There are many other areas of corruption. Here is just one: The Portland law against plastic bags favors a nearby company that makes paper bags. Paper bags are far worse for the environment because someone has to cut trees, trucks then bring the trees to a plant where they are processed with chemicals that also cause pollution. The paper bags cost grocery stores 10 times more than plastic bags and are so weak they often cannot be fully packed. Paper bags become weak when wet in the frequent rain. People who don't want the problems shop outside of Portland; Portland is a small city of 609,456 people (2013).

    Often humans are not good at taking care of themselves.
  • Who will... (Score:2, Insightful)

    by Anonymous Coward

    Clean the office buildings at night
    Work at shops and restaurants
    Take care of your child
    Police your city

    This list can go on and on. People above can't afford to live the same city they work because of housing prices. I once asked a night janitor, who had his two sons with him at work that day, where he lived. He told me he lived more than an hour out of the city. I don't have any solutions but this isn't a good thing. Think about something catastrophic accident happening in the city and more than half the em

    • People above can't afford to live the same city they work because of housing prices. I once asked a night janitor, who had his two sons with him at work that day, where he lived. He told me he lived more than an hour out of the city. I don't have any solutions but this isn't a good thing.

      Was recently looking at a potential job in the area.

      The job looked great. Then I started looking for a home within 15 minutes of the workplace. Nothing family sized (4+ bedroom) shows up on Zillow for anything less than $800,000. Many homes comparable to my $200K current residence were selling for well over a million dollars. Zooming out a bit, finding family homes even remotely affordable (under $300K) would require a full hour commute.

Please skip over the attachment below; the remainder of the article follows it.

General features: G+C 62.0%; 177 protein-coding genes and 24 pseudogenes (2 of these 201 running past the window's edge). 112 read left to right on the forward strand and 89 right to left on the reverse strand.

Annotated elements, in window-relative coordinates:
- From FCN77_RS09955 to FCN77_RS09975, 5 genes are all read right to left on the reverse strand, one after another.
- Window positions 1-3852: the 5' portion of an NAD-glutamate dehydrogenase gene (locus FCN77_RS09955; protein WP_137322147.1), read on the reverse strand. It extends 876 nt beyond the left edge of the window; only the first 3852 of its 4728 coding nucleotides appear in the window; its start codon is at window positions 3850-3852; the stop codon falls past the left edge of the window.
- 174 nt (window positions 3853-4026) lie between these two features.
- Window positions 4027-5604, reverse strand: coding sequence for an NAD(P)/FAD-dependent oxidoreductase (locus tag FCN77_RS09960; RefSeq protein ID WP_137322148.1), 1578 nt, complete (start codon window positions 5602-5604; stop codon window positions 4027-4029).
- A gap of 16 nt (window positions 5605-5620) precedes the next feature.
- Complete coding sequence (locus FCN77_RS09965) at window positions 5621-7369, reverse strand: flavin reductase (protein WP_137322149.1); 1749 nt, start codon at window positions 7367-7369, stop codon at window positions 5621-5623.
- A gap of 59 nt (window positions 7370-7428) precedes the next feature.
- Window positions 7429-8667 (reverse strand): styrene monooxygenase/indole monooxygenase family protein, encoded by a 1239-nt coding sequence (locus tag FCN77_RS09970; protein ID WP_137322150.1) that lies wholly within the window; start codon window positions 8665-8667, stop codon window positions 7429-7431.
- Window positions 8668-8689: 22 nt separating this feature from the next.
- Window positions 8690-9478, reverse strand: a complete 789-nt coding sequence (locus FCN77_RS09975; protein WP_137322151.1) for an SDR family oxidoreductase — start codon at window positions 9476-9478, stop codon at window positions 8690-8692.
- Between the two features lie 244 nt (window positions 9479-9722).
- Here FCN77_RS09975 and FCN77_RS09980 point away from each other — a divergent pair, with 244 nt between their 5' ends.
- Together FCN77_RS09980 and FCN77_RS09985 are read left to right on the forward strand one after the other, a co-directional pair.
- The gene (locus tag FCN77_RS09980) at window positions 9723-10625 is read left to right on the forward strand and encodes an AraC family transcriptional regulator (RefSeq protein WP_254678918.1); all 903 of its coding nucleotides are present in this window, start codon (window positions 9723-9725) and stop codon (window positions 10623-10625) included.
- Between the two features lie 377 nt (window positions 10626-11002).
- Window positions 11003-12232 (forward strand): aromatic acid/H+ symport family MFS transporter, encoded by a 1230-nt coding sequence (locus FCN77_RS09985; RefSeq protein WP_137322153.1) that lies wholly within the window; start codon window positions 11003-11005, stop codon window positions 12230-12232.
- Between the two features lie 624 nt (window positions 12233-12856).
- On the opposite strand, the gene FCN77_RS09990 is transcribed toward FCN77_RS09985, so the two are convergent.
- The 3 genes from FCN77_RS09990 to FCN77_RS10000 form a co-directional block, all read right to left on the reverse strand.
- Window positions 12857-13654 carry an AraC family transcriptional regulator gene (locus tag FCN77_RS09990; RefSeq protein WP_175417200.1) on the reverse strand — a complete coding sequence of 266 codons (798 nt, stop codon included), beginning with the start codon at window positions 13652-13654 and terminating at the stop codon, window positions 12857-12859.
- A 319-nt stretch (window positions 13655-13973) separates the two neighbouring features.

I went on to the next job listing, in a more reasonable cost city.

  • by Nova Express ( 100383 ) <lawrenceperson.gmail@com> on Thursday October 08, 2015 @04:39PM (#50688943) Homepage Journal

    ...because of multiple government regulations that have choked off supply, namely:

    * Rent Control
    * Excessive environmental regulations
    * Excessive land use regulations
    * An institutional hostility to landlords (so bad that many landlords simply refuse to rent at all [americanmo...iation.org] since renters could tie them up in court for years when they tried to sell the property).
    * California's general hostility to development [battleswarmblog.com].

    And now San Francisco has said they'll try to limit price increases by restricting supply [calwatchdog.com]. Looks like someone failed Economics 101.

    Bonus: Did you know that the Rev. Jim Jones (yes, that one) once served on San Francisco's Housing Authority [salon.com]?

    • 'Working people' haven't lived in SF for _decades_. Rich and a few poor hos for the rich.

      The current complaints are from trust fund kids who's trusts are no longer big enough to keep them in SF.

  • "One path leads to San Francisco, where you have an incredibly regulated and stagnant housing economy that can't keep up with demand. The other path is something different, the Seattle way."

    Where the linked article points to Seattle's mayor pleading for more regulated housing economy ("25% affordable"), it doesn't seem that different.

    The other aspect of focus on transportation seems sound.

  • If you say you're going to make houses for the lower income people but then they get bid up and bought out by people who'd rather not have to pay 500k for a house when they don't have to.
  • by madsenj37 ( 612413 ) on Thursday October 08, 2015 @04:45PM (#50689029)
    Assume that tech money will come and go. Use the money coming in now to invest in future Seattle. Build subways, railways, etc. Beef-up the infrastructure of public transport with the money you have now. Whether or not tech stays, people will want to live in place where they can get around fast and will not need a car. Logistics and housing are the answers.
    • by PPH ( 736903 )

      Build subways, railways, etc.

      The number one tool of the developers pushing gentrification. The first Sound Transit light rail project cleaned the poor black people out of Rainier Valley. The next extension will push the hipsters out of the University District and Ravenna neighborhoods. Then it's northward, clearing the working class folks out of Northgate.

      Meanwhile, King County Metro bus service is being eliminated where it parallels the rail lines. We don't want any stinkin' bus riding hobos in our shiny new neighborhoods.

  • by Kohath ( 38547 ) on Thursday October 08, 2015 @04:49PM (#50689077)

    How many whines about too many tech jobs ruining Seattle [slashdot.org] for the workin' man do we need to see?

    Every town without a tech boom wishes they had your problems.